As for Sony, I expect them to keep doing what they’ve been doing: a big focus on indie games (hopefully including Rime, a very promising-looking game that’s been in development for a while, along with the timed exclusive No Man’s Sky) and a few heavy-hitter announcements. A leak* has revealed the existence of Dark Souls 3, which may be officially unveiled at the Sony Conference since that franchise has always had a certain brand connection to Playstation.
Might this be the year where The Last Guardian is finally re-introduced? Sony has consistently and loudly insisted that the game is still in active development, even renewing its trademark a few months back after it was accidentally allowed to lapse. The common assumption is that it vanished so it could be re-engineered for the ground up for the PS4, which has now been out for several years. If they really do intend to finish this game at some point, they have to show it to people fairly soon.
I’m also looking forward to seeing more of Persona 5; if it’s going to show up at all it will almost certainly be at the Sony conference, since it’s a playstation exclusive.
*Nintendo is the only company that seems to be able to reliably stop their E3 announcements from getting out two weeks in advance
PC games have always had a bit of an odd relationship with E3. There’s no single PC manufacturer to host a conference, and cross-platform games tend to get snapped up by one of the Big Two and showcased in a way that highlights the version on their particular platform. E3 tends not to be a place for PC exclusives; there just isn’t a venue there to unveil them with a big splash.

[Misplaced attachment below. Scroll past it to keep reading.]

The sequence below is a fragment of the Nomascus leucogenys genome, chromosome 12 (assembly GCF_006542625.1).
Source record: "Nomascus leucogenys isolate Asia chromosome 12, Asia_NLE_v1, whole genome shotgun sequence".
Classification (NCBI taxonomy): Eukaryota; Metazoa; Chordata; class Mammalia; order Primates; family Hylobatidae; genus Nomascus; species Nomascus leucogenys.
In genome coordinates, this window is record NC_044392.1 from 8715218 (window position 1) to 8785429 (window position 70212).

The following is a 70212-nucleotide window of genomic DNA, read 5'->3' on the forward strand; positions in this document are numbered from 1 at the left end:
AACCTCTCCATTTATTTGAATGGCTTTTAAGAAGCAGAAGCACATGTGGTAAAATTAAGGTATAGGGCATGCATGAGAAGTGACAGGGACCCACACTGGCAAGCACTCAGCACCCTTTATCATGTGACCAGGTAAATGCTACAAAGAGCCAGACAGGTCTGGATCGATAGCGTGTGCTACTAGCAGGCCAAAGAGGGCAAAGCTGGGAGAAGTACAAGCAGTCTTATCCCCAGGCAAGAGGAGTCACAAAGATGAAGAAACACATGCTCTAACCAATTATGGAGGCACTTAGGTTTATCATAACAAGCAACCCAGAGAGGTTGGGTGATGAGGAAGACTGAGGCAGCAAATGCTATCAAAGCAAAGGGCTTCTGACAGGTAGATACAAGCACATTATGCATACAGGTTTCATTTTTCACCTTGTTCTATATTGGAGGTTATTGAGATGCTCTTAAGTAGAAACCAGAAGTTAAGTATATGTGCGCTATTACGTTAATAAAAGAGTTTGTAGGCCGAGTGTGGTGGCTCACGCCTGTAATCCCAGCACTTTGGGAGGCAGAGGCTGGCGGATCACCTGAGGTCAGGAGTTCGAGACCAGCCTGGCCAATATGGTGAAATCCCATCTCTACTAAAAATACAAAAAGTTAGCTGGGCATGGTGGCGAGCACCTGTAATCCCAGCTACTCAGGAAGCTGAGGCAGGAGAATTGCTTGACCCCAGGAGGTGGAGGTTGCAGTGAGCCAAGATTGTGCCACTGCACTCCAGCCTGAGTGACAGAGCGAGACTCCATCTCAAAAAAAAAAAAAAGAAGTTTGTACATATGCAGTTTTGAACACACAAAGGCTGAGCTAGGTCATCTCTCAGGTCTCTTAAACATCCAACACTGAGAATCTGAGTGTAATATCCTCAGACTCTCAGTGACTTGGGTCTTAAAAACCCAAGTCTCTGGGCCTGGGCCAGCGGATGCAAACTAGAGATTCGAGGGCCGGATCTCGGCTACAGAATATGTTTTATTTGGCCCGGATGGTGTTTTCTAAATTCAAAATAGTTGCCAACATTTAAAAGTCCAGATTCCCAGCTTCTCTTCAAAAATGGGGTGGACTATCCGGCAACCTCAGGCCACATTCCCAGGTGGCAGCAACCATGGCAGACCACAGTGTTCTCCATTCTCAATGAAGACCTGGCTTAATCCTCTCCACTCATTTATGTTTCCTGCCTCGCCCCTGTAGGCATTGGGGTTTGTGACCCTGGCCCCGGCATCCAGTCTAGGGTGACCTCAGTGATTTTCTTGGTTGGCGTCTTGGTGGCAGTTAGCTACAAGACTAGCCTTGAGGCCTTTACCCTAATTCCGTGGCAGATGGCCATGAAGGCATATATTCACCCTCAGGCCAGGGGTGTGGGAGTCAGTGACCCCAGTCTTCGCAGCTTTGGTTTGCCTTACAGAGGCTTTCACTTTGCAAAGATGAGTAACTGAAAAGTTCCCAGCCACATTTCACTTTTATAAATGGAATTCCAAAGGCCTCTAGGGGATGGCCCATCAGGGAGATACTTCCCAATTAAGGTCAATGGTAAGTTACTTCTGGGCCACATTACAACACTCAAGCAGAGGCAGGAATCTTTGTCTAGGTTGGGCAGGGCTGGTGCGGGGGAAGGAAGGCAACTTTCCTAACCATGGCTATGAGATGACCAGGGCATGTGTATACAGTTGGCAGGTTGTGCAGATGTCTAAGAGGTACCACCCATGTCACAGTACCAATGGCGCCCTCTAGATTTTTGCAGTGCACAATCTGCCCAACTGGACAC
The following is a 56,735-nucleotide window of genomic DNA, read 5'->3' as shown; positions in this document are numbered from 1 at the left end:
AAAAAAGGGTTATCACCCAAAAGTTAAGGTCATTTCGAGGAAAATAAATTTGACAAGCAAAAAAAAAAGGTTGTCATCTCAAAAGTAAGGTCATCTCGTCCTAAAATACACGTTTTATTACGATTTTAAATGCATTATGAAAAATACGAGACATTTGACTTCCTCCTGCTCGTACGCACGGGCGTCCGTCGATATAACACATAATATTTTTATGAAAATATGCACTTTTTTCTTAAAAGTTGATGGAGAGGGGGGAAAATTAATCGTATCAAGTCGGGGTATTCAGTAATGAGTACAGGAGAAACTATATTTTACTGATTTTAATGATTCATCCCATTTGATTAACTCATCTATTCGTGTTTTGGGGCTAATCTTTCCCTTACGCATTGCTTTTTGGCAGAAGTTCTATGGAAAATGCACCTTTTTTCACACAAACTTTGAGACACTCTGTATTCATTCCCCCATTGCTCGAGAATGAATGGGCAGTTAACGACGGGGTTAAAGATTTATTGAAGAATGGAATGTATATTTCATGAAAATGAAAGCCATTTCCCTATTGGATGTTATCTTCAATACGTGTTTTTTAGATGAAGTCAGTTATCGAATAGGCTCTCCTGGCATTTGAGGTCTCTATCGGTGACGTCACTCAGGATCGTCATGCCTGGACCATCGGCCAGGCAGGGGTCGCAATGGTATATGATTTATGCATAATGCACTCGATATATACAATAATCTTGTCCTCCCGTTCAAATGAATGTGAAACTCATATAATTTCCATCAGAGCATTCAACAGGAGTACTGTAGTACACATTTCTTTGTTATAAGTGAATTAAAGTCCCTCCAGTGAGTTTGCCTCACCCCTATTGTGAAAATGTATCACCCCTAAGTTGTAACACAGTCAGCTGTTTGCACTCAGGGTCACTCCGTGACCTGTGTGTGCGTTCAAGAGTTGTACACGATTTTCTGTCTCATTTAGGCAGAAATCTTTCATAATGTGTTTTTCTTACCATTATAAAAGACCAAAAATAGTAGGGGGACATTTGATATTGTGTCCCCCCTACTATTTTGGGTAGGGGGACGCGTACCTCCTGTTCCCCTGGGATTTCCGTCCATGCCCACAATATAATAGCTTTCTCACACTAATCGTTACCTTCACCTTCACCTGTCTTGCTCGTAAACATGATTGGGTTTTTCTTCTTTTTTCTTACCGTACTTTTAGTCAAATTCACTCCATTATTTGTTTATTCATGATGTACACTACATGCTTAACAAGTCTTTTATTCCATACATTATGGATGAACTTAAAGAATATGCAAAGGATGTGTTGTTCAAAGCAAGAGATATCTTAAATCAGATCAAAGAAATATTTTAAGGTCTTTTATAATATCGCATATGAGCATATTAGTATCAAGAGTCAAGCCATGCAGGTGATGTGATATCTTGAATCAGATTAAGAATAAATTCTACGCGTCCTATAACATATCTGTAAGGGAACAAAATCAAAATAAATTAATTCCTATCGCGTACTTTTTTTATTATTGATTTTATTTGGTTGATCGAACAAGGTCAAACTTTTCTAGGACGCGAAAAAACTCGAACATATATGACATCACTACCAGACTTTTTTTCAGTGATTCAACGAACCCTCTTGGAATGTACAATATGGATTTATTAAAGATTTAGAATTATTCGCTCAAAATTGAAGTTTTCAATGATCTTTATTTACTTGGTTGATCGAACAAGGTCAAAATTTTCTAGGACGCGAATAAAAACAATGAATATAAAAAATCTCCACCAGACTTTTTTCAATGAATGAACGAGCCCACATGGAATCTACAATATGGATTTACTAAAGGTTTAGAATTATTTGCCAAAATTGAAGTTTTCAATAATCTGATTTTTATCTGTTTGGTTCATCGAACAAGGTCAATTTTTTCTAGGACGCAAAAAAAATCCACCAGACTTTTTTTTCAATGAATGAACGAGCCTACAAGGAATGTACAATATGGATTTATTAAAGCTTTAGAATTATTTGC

Except this year, where there totally is! AMD and PCGamer are putting together a PC-only conference, made up of a bunch of developers and creators. I think this is a cool idea, even if it’s not entirely clear that we can expect to see at it. 2K recently announced XCOM 2 as a PC exclusive, and I’d bet money that will be featured prominently, but other than that, who knows?
Nintendo recently confirmed the existence and code name of their next hardware platform, the “NX”. Alongside the NX they are working on the following things:
- A new Zelda game for the Wii U
- Mobile games in partnership with DeNA
- Some kind of quality of life product focusing on sleep or something
Here’s the catch: we have confirmation that none of these will be shown during their E3 livestream, which begs the question of what the fuck they are going to talk about. The new Starfox they sort-of announced last year? Probably, but that’s not going to carry them through the dry spells between now and Zelda’s release, or indeed between the release of Zelda and the NX, which is likely at least two years away.
Nintendo is an extremely unenviable position right now. They’ve recovered profitability, but the Wii U is destined to be seen as a failure; the announcement of the NX has effectively killed the console in a lot of people’s minds. Splatoon recently confirmed that a good, creative Wii U exclusive can still generate buzz, and they’re going to need more than one to counteract the pall of death hanging over their console.
Over the last two generations’s worth of E3s Nintendo have ridden triumphantly into the show on clouds of money and shuffled on-stage like a convict heading for the gallows, often on consecutive years. This year’s show doesn’t coincide with their most tenuous position yet (that was probably the one after the launch of the Wii U, when the console was hemorrhaging money), but they’re wandering in a desert right now and I’d really like to see them find a way out.